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Injecting Biomethane into the German Grid

Germany that has a natural gas consumption of 100 billion cubic metres has set itself a target of substituting 6 billion cubic metres of biomethane by 2020 and up to 10 billion cubic metres by 2030, writes TheBioenergySite senior editor, Chris Harris.

The goals, which have been set in law, have been laid down by the German gas industry and farming community, Dr Gerrit Volk, Head of Division Grid Injection in Bundesnetzagentur, Germany, told the GreenPower Biogas conference in London.

Dr Volk said that Germany has more than 4,000 biogas plants across the country but to date all the biogas is converted into electricity in situ and hardly any use is made of the heat that is produced in the process.

In the future, he said that biogas will be used as a substitute for natural gas with all the same energy advantages and having the other advantage of being independent of the place of generation, and where heat is produced it is also to be used in a combined heat and power plant.

"At present most of the plants are on farms and there is no need for combined heat and power, so all the heat is just being released into the air," said Dr Volk.

"Therefore we have to transfer the gas to a place where the heat can be used."

The main problem with feeding biogas into the national grid gas is its purity.

Untreated biogas with a methane content of up to 60 per cent does not work with natural gas and therefore the methane content is raised to 98 per cent through pressure swing adsorption or chemical cleaning.

When biogas is fed into the grid it also tends to lose some of its inherent characteristics.

In April last year, Germany passed a new law governing the way the biogas is fed into the natural gas grid.

Within the framework of the biogas balancing contract there 25 per cent flexibility at a subsidised price of 0.1 cent/kWh.

It also lays down the criteria for the determination of the gas quality at the point of delivery in accordance with the DVGW work sheets.

The regulations also require a detailed report to the BNetzA by 30 May 2011 and annually thereafter.

"It is important that the quality of the biogas is the same quality as the natural gas in the grid system," Dr Volk said.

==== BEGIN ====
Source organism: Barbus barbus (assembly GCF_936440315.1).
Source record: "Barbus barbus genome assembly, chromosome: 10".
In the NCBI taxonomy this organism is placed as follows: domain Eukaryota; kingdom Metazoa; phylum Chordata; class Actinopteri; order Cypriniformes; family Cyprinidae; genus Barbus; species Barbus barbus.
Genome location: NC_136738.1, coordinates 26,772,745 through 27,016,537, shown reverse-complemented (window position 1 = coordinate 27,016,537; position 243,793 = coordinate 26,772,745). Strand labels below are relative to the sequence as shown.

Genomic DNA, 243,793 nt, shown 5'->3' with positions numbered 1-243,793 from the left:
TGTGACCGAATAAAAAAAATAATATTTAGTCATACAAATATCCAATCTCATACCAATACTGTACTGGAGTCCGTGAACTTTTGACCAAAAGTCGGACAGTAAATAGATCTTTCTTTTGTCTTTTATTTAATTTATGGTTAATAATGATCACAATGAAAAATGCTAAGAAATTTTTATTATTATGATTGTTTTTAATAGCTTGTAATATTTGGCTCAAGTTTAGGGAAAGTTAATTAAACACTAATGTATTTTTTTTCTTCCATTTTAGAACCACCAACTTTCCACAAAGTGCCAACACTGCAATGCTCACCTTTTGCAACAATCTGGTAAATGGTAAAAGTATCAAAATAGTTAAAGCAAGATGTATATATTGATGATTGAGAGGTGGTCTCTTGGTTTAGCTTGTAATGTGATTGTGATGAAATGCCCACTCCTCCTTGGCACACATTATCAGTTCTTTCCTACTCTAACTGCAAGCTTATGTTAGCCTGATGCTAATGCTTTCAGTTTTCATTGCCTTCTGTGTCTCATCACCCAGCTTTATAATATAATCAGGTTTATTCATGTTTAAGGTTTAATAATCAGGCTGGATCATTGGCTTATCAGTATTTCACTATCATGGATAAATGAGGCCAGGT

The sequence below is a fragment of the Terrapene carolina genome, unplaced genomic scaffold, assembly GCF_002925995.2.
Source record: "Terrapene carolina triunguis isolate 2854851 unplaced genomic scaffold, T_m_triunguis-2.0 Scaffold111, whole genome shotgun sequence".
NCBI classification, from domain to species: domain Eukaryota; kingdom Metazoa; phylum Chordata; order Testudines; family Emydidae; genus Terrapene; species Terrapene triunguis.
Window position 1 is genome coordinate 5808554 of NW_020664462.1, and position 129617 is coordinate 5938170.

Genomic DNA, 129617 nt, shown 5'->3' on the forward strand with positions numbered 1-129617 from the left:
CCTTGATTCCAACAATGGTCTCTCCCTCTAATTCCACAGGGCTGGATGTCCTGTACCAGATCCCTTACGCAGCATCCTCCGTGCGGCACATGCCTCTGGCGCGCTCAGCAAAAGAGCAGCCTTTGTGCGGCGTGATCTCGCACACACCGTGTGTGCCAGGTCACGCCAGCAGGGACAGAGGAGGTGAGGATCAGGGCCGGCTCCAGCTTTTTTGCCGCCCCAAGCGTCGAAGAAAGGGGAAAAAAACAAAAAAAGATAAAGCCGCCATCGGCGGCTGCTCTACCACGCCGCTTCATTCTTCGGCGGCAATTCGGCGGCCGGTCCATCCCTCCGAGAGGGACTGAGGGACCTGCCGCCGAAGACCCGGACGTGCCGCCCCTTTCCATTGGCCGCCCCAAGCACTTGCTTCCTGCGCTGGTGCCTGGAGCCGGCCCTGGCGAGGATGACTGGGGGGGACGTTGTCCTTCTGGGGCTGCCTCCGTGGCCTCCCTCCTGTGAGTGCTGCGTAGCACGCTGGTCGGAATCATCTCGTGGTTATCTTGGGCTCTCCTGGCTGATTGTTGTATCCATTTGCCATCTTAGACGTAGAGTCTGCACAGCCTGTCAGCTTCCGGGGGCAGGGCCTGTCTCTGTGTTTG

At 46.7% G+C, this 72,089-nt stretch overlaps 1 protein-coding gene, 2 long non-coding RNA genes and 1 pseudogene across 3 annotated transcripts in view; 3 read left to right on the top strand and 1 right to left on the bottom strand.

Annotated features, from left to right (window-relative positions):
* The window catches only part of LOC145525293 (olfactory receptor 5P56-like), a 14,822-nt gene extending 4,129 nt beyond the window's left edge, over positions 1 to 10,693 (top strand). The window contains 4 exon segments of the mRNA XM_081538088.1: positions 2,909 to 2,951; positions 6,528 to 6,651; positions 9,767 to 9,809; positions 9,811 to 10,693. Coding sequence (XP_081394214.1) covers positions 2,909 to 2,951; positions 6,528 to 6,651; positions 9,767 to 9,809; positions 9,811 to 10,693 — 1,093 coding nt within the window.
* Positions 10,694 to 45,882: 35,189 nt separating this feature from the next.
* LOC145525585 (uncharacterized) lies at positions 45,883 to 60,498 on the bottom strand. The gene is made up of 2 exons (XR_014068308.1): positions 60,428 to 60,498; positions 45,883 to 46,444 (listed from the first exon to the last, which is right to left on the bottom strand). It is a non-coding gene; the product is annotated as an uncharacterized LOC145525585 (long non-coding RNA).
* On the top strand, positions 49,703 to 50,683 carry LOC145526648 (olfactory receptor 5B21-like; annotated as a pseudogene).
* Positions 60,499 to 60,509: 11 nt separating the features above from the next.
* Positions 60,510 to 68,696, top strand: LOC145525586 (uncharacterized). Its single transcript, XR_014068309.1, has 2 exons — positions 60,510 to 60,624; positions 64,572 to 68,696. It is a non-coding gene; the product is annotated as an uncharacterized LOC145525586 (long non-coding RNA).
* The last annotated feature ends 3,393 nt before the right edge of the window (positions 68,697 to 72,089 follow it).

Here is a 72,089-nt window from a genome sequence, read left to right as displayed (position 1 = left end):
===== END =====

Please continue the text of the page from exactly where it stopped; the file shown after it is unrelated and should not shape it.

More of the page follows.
The regulations have also set a target of 6 billion cubic metres of biogas to be fed into the grid by 2020. Last yea, Dr Volk, said the amount fed in was 42 million cubic metres.

The costs of feeding the biogas into the grid are split between the grid owner and the biogas producer for transporting the gas up to 10 km by pipe.

Friedrich Wolf from E.ON E Climate & Renewables said that the advantages of biomethane, the purified product of biogas are that it is storeable, dispatchable and has many uses.

It also has savings of 90 per cent CO2 in Germany with the current production systems and cost savings of 80 per cent.

The use of biomethane also offers technical advances in crop production and diversification in the use of feedstocks.

There is an expected increase in arable land available for production of crops dedicated to biofuels from 1.6 million hectares in 2005 to 3 million hectares by 2030.

This gives a growing potential of biogas from seven per cent to 17 per cent in 2030 of natural gas consumption in Germany at present level, said Mr Wolf.

Mr Wolf said that the feedstock supply determines biomethane potential. Waste and liquid manure are obvious candidates for biomethane feedstocks, but they are difficult to access and now easily transported and they have limited expandability.

He said that crops offer the highest growth Potential, even under restrictions imposed by the food industry and cattle breeders. However, he added that these also involve labour costs.

July 2009
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